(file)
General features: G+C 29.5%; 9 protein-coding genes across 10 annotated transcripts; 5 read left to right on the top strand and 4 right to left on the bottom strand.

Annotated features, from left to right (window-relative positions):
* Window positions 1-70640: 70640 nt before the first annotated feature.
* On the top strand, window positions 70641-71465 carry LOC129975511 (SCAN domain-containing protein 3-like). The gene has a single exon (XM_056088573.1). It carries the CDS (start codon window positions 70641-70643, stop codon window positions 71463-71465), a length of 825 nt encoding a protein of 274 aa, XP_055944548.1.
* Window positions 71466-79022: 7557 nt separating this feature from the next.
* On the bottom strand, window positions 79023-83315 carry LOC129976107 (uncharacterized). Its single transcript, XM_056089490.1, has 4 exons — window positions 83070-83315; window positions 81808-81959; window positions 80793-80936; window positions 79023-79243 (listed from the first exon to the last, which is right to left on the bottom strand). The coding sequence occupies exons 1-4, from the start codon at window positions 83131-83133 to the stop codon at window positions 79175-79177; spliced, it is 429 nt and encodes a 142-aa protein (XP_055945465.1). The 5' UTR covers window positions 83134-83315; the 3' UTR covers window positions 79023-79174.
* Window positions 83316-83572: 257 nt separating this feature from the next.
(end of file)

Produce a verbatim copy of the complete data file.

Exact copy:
General features: G+C 29.5%; 9 protein-coding genes across 10 annotated transcripts; 5 read left to right on the top strand and 4 right to left on the bottom strand.

Annotated features, from left to right (window-relative positions):
* Window positions 1-70640: 70640 nt before the first annotated feature.
* On the top strand, window positions 70641-71465 carry LOC129975511 (SCAN domain-containing protein 3-like). The gene has a single exon (XM_056088573.1). It carries the CDS (start codon window positions 70641-70643, stop codon window positions 71463-71465), a length of 825 nt encoding a protein of 274 aa, XP_055944548.1.
* Window positions 71466-79022: 7557 nt separating this feature from the next.
* On the bottom strand, window positions 79023-83315 carry LOC129976107 (uncharacterized). Its single transcript, XM_056089490.1, has 4 exons — window positions 83070-83315; window positions 81808-81959; window positions 80793-80936; window positions 79023-79243 (listed from the first exon to the last, which is right to left on the bottom strand). The coding sequence occupies exons 1-4, from the start codon at window positions 83131-83133 to the stop codon at window positions 79175-79177; spliced, it is 429 nt and encodes a 142-aa protein (XP_055945465.1). The 5' UTR covers window positions 83134-83315; the 3' UTR covers window positions 79023-79174.
* Window positions 83316-83572: 257 nt separating this feature from the next.